Anything that removes what grows between our hearts and the day is spiritual. The aim of all spiritual paths, no matter their origin or the rigors of their practice, is to help us live more fully in the lives we are given. [Parker Palmer] The life of spirit is everywhere: in in dust waiting for light, in music waiting to be heard, in the sensations of the day waiting to be felt. Beings spiritual is much more useful and immediate than the books about books would have us think.
Pure logic is the ruin of the spirit.
-Antoine de Saint-Exupéry
Creativity requires serendipity and a playful, receptive spirit. Let yourself go when you are trying to invent something new.
Because we are alone with the unfamiliar presence that has entered us, because we feel momentarily abandoned by what we’ve believe and grown accustomed to; because we can’t keep standing as the ground shifts under our feet. That is why the sadness passes over like a wave. The new presence inside us, that which has come to us, has entered our heart, has found its way to its innermost chamber, and is no longer even there…it is already in our blood.
And we don’t know what it was. We could easily be persuaded that nothing happened, and yet something has changed inside us, as a house changes when a guest comes into it. We cannot say who has entered, we may never know, but there are many indications that the future enter us in just this way, to transform itself within us long before it happens.
That is why it is so important to be alone and attentive when you are sad: because the seemingly uneventful and motionless moment when our future steps into us is so much closer to life than any loud and accidental point of time which occurs, as it were, from the outside.
‘Let us pray together for doctors, hospital staff, and volunteers who are giving their own lives to save others. And for civil leaders, for those who have to make decisions at this time. All these people are the pillars defending us in this crisis.’
In Italy, one priest asks for photos from his parishioners to place them in his sanctuary as he prays for them, everyone, during this time of pandemic.
From Hailey, Idaho’s Rev. Lea Colvill: ‘This Italian priest demonstrates how we see with our hearts.’
Father Richard Rohr, at the Center for Action & Contemplation in New Mexico:
‘As we grow in the spiritual life, our life will become increasingly centered. Only a few things will really matter. Because of the coronavirus outbreak, I see a lot of people right now thinking this way. There’s a sense that we’re all in this together—every continent, country, class, religion, race, age, or gender. We’re all subject to this crisis. Suffering has an ability to pull you into oneness.’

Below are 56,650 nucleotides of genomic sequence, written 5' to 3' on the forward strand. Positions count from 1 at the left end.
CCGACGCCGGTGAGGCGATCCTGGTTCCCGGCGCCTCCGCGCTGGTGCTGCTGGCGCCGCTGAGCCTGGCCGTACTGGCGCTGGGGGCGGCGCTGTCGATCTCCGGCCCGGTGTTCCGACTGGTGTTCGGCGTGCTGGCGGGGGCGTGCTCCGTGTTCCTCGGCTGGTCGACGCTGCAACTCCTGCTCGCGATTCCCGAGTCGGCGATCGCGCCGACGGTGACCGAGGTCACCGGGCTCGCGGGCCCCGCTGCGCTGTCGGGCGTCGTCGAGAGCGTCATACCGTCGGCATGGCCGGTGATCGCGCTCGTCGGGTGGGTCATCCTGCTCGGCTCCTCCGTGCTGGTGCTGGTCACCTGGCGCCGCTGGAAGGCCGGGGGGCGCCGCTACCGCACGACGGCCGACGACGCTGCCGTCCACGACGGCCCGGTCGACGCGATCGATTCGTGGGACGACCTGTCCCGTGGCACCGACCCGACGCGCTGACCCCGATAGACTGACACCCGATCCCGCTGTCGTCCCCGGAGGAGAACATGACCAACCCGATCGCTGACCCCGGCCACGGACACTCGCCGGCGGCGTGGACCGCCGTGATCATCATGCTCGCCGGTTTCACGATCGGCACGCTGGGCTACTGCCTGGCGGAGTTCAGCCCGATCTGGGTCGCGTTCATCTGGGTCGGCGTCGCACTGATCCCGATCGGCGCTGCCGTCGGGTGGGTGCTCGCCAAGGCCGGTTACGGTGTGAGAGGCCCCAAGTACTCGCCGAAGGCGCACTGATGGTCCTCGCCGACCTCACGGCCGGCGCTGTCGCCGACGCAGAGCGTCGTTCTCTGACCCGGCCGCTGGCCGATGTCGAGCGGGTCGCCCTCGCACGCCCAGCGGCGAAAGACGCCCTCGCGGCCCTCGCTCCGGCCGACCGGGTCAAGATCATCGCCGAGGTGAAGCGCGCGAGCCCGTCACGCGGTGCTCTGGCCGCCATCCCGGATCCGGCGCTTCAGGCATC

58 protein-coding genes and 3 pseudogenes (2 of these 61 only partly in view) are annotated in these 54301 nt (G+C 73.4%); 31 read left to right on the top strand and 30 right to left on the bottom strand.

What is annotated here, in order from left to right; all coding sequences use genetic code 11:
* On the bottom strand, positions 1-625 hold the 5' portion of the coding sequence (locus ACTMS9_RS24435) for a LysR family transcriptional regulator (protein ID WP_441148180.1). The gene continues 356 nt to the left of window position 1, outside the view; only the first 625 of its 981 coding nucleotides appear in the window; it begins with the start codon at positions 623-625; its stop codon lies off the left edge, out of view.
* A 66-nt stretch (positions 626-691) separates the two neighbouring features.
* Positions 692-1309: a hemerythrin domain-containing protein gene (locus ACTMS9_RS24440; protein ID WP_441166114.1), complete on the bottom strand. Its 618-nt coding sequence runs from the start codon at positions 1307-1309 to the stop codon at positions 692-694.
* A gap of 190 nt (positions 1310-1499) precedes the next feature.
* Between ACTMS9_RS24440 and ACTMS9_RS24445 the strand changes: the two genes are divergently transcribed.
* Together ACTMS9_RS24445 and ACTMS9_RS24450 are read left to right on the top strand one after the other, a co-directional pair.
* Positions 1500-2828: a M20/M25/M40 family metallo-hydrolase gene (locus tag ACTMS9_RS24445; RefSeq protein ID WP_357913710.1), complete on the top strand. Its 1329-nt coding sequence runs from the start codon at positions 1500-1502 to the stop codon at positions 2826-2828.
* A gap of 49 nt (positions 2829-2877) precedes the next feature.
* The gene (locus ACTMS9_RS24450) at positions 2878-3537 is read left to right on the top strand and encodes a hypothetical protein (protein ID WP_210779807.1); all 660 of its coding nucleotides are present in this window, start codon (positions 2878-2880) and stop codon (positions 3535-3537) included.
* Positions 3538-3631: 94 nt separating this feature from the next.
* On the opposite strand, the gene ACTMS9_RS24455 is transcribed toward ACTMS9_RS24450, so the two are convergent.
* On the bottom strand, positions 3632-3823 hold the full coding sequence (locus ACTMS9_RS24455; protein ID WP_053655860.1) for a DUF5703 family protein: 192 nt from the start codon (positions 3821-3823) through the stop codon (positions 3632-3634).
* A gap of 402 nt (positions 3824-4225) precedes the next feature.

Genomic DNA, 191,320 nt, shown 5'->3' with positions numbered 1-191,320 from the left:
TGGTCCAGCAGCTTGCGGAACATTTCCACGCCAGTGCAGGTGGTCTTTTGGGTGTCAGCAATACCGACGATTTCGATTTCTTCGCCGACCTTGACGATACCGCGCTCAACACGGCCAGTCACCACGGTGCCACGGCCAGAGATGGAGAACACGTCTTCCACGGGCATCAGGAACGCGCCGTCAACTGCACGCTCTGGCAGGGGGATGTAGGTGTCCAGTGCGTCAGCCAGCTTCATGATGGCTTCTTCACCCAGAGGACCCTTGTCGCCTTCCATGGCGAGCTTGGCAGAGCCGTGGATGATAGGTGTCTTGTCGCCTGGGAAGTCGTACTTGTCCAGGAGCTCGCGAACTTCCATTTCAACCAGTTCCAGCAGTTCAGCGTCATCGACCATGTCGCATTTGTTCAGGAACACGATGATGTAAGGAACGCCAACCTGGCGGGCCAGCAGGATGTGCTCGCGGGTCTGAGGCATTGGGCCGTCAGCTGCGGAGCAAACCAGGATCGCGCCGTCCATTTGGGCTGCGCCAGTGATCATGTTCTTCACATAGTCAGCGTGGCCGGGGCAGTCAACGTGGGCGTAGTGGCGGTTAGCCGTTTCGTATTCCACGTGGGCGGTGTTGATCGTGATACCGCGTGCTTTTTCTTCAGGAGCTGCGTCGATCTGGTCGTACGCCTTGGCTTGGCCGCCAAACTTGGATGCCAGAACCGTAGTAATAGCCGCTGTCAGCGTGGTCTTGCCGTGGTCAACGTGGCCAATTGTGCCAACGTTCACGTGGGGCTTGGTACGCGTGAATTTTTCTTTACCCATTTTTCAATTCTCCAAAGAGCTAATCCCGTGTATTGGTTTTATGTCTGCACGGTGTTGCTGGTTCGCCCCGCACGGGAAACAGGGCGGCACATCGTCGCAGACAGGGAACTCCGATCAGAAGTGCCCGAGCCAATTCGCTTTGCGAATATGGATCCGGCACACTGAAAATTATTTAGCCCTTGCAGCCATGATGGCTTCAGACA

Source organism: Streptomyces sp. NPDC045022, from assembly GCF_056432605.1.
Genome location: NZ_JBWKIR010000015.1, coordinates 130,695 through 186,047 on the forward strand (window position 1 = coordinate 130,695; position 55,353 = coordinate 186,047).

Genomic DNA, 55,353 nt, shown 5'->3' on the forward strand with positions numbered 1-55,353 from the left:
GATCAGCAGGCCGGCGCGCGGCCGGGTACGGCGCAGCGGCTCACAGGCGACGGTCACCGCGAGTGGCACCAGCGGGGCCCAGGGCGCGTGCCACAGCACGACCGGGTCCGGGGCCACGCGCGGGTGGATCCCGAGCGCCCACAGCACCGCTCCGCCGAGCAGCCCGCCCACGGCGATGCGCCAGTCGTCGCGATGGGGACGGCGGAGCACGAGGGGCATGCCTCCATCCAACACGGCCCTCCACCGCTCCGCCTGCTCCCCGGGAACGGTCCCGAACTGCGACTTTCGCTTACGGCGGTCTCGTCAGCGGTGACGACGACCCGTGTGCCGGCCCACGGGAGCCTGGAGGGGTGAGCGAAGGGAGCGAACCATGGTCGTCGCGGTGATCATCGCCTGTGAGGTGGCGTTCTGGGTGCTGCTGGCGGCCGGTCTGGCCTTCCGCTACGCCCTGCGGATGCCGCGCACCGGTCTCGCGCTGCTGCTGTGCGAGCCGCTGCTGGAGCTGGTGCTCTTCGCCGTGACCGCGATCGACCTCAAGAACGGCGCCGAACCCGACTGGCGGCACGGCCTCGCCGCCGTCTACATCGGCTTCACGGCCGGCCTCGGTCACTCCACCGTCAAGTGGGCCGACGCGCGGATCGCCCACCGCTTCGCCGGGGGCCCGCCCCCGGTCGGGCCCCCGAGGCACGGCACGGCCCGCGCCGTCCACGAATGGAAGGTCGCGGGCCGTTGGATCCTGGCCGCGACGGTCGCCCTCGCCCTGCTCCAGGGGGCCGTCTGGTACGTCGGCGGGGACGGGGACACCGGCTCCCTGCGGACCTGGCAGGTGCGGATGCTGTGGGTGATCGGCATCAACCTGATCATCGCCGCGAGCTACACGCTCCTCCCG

But in these dancing tears,
what is often withheld can be found:
‘…love your solitude and bear the pain of it without self-pity. The distance you feel around you should trouble you no more than your distance from the farthest stars.’
‘If a man has to be pleasing to me, conforming, reassuring, before I can love him, then I cannot truly love him. Not that love cannot console or reassure! But if I demand first to be reassured, I will never dare to begin loving. If a man has to be a Jew or a Christian before I can love him, then I cannot love him. If he has to be black or white before I can love him, then I cannot love him. If he has to belong to my political party or social group before I can love him, if he has to wear any kind of uniform, then my love is no longer love because it is not free: it is dictated by something outside itself. It is dominated by an appetite other than love. I love not the person but his classification, and in that event I love him not as a person but as a thing. In this way I remain at the mercy of forces outside myself, and those who seem to me to be neighbors are indeed strangers; for I am, first of all, a stranger to myself.’
-Thomas Merton, Seasons of Celebration, 1965
Pulitzer Prize-winning poet Tracy K. Smith on the purpose and power of poetry
The two-time American poet laureate joins The Ezra Klein Show for a powerful conversation on love, language, and more.
‘It’s the rare podcast conversation on The Ezra Klein Show where, as it’s happening, I’m making notes to go back and listen again so I can fully absorb what I heard. But this is that kind of episode.
Tracy K. Smith is the chair of the Lewis Center for the Arts at Princeton and a Pulitzer Prize-winning poet, and was the two-time poet laureate of the United States from 2017 to 2019. But I’ll be honest: she was an intimidating interview for me. I often find myself frustrated by poetry, yearning for it to simply tell me what it wants to say, aggravated that I can’t seem to crack its code.